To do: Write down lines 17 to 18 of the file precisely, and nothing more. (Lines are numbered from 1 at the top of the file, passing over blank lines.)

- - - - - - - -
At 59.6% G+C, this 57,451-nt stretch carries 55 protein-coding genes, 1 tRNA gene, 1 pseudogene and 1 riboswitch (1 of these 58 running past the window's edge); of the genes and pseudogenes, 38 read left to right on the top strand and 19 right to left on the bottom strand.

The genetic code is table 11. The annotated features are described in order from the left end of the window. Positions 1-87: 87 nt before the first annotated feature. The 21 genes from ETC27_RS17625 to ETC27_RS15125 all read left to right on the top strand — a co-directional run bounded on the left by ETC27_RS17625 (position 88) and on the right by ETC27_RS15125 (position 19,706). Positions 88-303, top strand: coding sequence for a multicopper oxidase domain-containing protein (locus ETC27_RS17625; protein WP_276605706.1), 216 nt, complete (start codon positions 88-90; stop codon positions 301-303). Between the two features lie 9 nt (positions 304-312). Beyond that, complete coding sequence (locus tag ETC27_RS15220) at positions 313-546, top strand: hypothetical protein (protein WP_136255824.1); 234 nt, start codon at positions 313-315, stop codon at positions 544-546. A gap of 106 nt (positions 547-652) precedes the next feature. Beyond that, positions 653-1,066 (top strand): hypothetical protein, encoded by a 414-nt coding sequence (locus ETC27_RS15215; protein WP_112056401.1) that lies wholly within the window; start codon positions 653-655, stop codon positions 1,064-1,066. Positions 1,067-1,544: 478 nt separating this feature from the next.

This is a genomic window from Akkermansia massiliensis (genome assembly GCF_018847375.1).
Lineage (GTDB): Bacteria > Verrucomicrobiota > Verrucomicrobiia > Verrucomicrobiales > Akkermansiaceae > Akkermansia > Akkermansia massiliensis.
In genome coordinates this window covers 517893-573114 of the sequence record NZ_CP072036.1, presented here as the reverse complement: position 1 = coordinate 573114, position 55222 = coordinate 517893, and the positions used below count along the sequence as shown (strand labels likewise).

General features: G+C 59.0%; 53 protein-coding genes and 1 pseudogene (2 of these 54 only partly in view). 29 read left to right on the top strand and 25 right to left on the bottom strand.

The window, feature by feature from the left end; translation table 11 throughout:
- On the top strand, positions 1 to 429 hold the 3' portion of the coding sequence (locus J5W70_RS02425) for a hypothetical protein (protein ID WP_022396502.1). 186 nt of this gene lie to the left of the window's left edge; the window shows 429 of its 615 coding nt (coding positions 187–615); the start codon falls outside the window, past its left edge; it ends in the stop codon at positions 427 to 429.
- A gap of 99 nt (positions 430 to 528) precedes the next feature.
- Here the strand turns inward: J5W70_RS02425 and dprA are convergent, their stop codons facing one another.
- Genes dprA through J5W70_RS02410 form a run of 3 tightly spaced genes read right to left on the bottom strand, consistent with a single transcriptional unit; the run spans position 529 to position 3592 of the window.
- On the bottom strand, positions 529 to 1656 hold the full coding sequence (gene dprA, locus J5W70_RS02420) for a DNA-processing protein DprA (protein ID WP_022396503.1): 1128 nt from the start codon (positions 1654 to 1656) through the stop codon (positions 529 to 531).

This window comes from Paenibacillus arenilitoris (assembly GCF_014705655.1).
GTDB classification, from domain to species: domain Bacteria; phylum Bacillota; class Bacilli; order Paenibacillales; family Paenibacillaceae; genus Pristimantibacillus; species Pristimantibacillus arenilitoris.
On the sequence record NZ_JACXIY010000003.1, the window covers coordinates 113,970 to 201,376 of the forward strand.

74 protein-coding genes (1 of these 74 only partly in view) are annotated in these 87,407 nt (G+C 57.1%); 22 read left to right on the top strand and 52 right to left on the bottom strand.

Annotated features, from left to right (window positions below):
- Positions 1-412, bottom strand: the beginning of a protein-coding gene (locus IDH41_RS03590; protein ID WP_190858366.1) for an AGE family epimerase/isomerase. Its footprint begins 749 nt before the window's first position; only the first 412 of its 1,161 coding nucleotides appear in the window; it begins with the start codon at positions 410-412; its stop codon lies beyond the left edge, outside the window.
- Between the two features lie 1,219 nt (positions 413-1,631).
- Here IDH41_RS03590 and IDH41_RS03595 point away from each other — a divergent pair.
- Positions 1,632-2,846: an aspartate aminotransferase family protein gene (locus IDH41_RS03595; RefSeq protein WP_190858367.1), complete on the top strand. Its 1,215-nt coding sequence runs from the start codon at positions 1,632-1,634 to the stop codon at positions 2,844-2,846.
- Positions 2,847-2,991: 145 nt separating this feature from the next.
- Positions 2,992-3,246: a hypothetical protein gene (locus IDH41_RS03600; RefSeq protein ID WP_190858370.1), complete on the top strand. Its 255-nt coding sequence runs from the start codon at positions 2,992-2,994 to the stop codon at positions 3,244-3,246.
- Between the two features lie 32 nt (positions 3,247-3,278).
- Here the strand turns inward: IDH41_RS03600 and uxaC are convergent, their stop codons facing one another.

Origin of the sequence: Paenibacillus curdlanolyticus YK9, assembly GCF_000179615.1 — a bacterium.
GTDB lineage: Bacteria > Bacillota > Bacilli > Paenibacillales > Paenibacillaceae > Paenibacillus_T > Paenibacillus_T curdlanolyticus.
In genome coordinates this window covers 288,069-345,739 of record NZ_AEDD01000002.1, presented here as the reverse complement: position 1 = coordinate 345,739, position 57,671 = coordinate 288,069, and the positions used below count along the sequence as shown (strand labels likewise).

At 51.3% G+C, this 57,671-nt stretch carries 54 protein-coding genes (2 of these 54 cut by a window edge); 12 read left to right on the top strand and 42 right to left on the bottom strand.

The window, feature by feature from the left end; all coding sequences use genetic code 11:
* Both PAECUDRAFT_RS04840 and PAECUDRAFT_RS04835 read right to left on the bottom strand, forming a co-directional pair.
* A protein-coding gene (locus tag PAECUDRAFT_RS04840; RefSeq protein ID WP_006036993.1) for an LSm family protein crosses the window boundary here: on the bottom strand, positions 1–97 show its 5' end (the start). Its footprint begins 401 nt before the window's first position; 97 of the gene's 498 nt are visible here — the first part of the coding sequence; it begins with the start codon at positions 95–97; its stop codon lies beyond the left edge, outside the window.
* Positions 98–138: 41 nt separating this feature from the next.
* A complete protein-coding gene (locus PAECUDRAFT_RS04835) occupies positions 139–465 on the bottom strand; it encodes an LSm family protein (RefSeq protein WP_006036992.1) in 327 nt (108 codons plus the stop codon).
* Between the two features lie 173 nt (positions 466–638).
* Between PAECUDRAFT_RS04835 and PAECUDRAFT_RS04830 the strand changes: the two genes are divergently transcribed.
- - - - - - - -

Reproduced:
Annotated features, from left to right (window positions below):
- Positions 1-412, bottom strand: the beginning of a protein-coding gene (locus IDH41_RS03590; protein ID WP_190858366.1) for an AGE family epimerase/isomerase. Its footprint begins 749 nt before the window's first position; only the first 412 of its 1,161 coding nucleotides appear in the window; it begins with the start codon at positions 410-412; its stop codon lies beyond the left edge, outside the window.